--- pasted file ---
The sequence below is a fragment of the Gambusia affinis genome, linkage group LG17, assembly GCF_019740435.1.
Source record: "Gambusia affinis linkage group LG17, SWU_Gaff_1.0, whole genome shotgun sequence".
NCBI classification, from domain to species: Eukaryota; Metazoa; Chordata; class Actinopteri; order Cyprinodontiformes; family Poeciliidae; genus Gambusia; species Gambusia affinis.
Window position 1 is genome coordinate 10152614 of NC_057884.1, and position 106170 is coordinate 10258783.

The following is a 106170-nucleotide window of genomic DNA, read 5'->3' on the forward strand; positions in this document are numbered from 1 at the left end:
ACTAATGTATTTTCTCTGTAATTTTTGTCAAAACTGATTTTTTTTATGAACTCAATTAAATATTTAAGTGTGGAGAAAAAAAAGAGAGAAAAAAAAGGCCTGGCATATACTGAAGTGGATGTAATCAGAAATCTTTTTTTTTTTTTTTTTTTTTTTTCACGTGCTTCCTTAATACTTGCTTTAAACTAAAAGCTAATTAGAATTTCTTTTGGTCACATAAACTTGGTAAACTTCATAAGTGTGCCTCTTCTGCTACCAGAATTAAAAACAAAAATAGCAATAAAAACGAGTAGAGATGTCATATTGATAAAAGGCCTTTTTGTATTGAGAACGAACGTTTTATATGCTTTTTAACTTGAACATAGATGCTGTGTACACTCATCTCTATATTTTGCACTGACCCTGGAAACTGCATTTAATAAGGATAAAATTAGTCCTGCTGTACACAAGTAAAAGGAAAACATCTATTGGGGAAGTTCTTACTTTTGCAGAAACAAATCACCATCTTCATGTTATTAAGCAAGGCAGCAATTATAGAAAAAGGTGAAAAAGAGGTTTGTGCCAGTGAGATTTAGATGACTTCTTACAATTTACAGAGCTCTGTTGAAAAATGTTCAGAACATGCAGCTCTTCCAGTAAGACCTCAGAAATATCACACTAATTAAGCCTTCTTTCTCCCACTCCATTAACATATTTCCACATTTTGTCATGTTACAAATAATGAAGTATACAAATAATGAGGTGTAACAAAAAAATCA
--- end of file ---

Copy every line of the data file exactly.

The sequence below is a fragment of the Gambusia affinis genome, linkage group LG17, assembly GCF_019740435.1.
Source record: "Gambusia affinis linkage group LG17, SWU_Gaff_1.0, whole genome shotgun sequence".
NCBI classification, from domain to species: Eukaryota; Metazoa; Chordata; class Actinopteri; order Cyprinodontiformes; family Poeciliidae; genus Gambusia; species Gambusia affinis.
Window position 1 is genome coordinate 10152614 of NC_057884.1, and position 106170 is coordinate 10258783.

The following is a 106170-nucleotide window of genomic DNA, read 5'->3' on the forward strand; positions in this document are numbered from 1 at the left end:
ACTAATGTATTTTCTCTGTAATTTTTGTCAAAACTGATTTTTTTTATGAACTCAATTAAATATTTAAGTGTGGAGAAAAAAAAGAGAGAAAAAAAAGGCCTGGCATATACTGAAGTGGATGTAATCAGAAATCTTTTTTTTTTTTTTTTTTTTTTTTCACGTGCTTCCTTAATACTTGCTTTAAACTAAAAGCTAATTAGAATTTCTTTTGGTCACATAAACTTGGTAAACTTCATAAGTGTGCCTCTTCTGCTACCAGAATTAAAAACAAAAATAGCAATAAAAACGAGTAGAGATGTCATATTGATAAAAGGCCTTTTTGTATTGAGAACGAACGTTTTATATGCTTTTTAACTTGAACATAGATGCTGTGTACACTCATCTCTATATTTTGCACTGACCCTGGAAACTGCATTTAATAAGGATAAAATTAGTCCTGCTGTACACAAGTAAAAGGAAAACATCTATTGGGGAAGTTCTTACTTTTGCAGAAACAAATCACCATCTTCATGTTATTAAGCAAGGCAGCAATTATAGAAAAAGGTGAAAAAGAGGTTTGTGCCAGTGAGATTTAGATGACTTCTTACAATTTACAGAGCTCTGTTGAAAAATGTTCAGAACATGCAGCTCTTCCAGTAAGACCTCAGAAATATCACACTAATTAAGCCTTCTTTCTCCCACTCCATTAACATATTTCCACATTTTGTCATGTTACAAATAATGAAGTATACAAATAATGAGGTGTAACAAAAAAATCA